Polls: Voters Often Blame Mental Illness Instead of Gun Laws for Mass Shootings

While Florida Democrats are pushing for a special legislative session on gun control, polls say voters often blame mental illness for America’s mass shooting epidemic.

According to a Hill-HarrisX survey taken earlier this month, 30 percent of registered voters across the nation think mental illness is the most to blame for mass shootings while 24 think weak gun laws are to blame while 21 percent point to hateful public rhetoric.

President Donald Trump told reporters that social media companies could do more to help “detect mass shooters” based on what is posted on Twitter and Facebook but only 7 percent think social media should have the most blame for mass shootings while 4 percent point to video games and 3 percent point to movies and TV.

There is something of a partisan divide with 39 percent of Republican and independent voters saying mental illness is mostly to blame for massing shootings while 40 percent of Democrats say weaker gun laws should bear most of the blame.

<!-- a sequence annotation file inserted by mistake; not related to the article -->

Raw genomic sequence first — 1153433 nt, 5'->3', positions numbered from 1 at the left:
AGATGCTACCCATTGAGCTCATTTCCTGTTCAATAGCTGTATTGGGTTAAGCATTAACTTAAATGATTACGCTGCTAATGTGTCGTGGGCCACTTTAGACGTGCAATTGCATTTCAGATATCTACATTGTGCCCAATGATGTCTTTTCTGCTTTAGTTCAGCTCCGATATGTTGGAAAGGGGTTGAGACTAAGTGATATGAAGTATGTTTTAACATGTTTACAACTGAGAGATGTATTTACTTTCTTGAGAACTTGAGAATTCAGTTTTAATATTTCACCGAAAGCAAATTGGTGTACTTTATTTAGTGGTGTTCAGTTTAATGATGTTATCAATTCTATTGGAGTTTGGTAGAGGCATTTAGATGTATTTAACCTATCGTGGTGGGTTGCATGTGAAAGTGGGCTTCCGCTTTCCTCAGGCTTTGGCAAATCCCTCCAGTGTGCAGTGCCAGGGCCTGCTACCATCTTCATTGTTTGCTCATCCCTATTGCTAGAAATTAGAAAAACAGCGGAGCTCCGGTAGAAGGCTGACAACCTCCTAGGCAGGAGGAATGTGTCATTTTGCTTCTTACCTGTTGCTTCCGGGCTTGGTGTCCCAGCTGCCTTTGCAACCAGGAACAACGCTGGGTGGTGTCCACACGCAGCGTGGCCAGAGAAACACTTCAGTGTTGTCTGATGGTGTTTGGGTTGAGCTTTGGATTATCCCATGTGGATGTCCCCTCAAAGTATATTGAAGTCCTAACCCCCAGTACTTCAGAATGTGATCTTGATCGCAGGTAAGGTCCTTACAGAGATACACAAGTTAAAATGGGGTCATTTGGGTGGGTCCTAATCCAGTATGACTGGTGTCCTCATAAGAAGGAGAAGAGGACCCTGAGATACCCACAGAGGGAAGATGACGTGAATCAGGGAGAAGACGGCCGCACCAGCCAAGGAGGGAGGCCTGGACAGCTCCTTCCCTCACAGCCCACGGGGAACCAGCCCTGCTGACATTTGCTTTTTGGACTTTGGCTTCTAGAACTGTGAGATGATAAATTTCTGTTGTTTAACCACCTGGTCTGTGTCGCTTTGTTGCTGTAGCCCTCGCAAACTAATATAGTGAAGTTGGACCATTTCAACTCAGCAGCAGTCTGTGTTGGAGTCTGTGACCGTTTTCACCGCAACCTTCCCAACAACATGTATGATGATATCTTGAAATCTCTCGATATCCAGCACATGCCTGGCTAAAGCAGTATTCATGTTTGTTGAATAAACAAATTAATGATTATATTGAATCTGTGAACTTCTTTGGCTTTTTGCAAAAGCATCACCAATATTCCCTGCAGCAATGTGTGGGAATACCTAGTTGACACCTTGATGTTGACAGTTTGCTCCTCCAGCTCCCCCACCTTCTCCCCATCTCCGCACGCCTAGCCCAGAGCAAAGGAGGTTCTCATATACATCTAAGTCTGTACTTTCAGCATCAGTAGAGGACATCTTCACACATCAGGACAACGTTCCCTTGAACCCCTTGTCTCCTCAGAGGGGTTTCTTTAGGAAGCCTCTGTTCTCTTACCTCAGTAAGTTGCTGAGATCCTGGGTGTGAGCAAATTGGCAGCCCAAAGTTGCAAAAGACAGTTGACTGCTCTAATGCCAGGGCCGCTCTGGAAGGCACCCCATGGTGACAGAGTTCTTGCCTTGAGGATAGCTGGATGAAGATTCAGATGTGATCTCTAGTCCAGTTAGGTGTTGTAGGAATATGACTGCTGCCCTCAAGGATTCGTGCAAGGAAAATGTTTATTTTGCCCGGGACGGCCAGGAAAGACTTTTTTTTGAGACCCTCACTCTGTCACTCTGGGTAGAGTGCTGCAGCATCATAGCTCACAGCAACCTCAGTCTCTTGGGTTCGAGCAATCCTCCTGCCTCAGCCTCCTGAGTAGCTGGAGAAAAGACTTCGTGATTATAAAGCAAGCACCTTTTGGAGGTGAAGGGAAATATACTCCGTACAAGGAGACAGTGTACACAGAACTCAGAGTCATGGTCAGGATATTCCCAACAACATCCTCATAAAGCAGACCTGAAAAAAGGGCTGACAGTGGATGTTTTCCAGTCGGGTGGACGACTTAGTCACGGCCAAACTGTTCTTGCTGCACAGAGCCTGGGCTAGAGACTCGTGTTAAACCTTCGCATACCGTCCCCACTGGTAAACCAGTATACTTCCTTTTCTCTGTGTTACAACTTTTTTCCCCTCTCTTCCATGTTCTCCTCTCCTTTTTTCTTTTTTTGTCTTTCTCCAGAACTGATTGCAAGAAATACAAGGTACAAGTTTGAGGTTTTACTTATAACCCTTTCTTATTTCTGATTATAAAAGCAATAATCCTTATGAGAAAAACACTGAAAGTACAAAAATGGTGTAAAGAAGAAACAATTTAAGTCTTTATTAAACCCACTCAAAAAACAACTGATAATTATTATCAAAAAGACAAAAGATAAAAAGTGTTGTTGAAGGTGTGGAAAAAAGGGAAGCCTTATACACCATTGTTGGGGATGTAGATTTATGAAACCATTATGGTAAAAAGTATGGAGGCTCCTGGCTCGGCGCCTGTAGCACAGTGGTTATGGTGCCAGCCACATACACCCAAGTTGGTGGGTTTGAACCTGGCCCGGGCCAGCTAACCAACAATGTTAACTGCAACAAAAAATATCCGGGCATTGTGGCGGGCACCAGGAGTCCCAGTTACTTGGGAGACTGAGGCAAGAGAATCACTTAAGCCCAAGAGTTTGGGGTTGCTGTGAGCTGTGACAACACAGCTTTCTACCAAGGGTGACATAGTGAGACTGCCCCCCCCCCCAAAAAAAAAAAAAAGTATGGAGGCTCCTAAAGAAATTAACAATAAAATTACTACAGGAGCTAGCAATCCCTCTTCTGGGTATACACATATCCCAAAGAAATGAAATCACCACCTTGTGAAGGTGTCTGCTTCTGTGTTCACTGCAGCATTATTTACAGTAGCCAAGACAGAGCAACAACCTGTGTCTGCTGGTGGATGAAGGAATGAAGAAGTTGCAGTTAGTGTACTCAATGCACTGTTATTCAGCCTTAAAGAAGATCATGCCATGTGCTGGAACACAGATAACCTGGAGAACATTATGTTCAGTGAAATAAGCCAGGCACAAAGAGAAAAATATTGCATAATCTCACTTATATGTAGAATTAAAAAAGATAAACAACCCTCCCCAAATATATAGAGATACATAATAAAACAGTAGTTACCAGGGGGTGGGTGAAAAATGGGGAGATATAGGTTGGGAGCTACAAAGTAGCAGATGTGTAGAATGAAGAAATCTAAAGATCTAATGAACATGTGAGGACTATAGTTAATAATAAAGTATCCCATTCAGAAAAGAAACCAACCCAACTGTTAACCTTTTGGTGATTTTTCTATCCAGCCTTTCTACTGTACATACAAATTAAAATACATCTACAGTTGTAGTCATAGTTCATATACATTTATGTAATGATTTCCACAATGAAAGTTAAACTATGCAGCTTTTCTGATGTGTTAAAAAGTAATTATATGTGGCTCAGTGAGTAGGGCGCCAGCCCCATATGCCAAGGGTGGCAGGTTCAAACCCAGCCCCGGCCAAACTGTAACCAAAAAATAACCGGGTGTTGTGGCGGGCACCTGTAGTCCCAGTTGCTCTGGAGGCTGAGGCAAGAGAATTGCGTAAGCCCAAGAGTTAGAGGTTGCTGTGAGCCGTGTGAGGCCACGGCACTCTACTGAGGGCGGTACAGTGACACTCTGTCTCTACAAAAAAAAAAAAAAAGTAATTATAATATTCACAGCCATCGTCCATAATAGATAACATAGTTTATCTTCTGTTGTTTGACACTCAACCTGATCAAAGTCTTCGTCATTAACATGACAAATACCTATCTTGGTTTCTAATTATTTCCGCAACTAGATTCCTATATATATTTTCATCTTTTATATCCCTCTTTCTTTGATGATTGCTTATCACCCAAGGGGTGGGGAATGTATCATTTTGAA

The Hill-HarrisX of 1,0000 registered voters was taken from Aug. 8 through Aug. 9 and had a margin of error of +/- 3.1 percent.

A Fox News poll taken this month shows 56 percent of those surveyed blame the lack of mental health services for mass shootings and the same percentage of voter blame weak gun laws while 40 percent said white nationalism, 39 percent point to bad parenting, 34 percent point to Trump, 23 blame violent video games and 15 percent blaming comments from Democratic leaders.

One of the main areas that stuck out in the Fox News poll is what the pollster called the “partisan divide.” A strong majority of Democrats–79 percent–say easy access to guns is to blame while 62 percent point to white nationalism and 59 percent to Trump.

But Republicans had a much different view with 60 percent saying inadequate mental health services was to blame, 54 percent pointing to bad parenting and 32 percent insisting weak gun laws are a major reason for mass shootings.

Two out of three voters surveyed–67 percent–want to ban assault rifles and semi-automatic weapons. This includes 86 percent of Democrats and 58 percent of voters outside the major parties. Republicans are divided on a ban with 46 percent backing the idea and the same percentage against it.

The poll of 1,013 registered voters was taken from Aug. 11 through Aug. 13 and had a margin of error of +/-3 percent.


Reach Ed Dean at ed.dean@floridadaily.com.


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